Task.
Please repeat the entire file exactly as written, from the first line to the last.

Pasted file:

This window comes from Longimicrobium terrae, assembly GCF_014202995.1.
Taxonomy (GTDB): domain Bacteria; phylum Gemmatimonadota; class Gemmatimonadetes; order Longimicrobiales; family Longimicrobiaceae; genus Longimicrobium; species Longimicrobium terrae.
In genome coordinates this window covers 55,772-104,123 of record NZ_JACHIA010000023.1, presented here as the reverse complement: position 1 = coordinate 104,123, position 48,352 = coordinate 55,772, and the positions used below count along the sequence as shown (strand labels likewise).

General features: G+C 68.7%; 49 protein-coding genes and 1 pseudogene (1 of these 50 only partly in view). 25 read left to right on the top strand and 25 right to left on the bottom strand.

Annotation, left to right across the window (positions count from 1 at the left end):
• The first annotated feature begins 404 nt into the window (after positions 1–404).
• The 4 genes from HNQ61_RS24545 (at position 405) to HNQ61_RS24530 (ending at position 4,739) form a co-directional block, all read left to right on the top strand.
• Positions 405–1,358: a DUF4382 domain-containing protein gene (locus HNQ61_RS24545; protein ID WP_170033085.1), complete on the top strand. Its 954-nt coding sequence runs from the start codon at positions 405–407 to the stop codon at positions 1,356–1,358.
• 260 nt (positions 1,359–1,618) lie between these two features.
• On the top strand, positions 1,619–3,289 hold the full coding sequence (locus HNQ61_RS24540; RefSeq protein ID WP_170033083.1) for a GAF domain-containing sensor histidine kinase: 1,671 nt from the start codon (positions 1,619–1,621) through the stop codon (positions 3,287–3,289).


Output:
This window comes from Longimicrobium terrae, assembly GCF_014202995.1.
Taxonomy (GTDB): domain Bacteria; phylum Gemmatimonadota; class Gemmatimonadetes; order Longimicrobiales; family Longimicrobiaceae; genus Longimicrobium; species Longimicrobium terrae.
In genome coordinates this window covers 55,772-104,123 of record NZ_JACHIA010000023.1, presented here as the reverse complement: position 1 = coordinate 104,123, position 48,352 = coordinate 55,772, and the positions used below count along the sequence as shown (strand labels likewise).

General features: G+C 68.7%; 49 protein-coding genes and 1 pseudogene (1 of these 50 only partly in view). 25 read left to right on the top strand and 25 right to left on the bottom strand.

Annotation, left to right across the window (positions count from 1 at the left end):
• The first annotated feature begins 404 nt into the window (after positions 1–404).
• The 4 genes from HNQ61_RS24545 (at position 405) to HNQ61_RS24530 (ending at position 4,739) form a co-directional block, all read left to right on the top strand.
• Positions 405–1,358: a DUF4382 domain-containing protein gene (locus HNQ61_RS24545; protein ID WP_170033085.1), complete on the top strand. Its 954-nt coding sequence runs from the start codon at positions 405–407 to the stop codon at positions 1,356–1,358.
• 260 nt (positions 1,359–1,618) lie between these two features.
• On the top strand, positions 1,619–3,289 hold the full coding sequence (locus HNQ61_RS24540; RefSeq protein ID WP_170033083.1) for a GAF domain-containing sensor histidine kinase: 1,671 nt from the start codon (positions 1,619–1,621) through the stop codon (positions 3,287–3,289).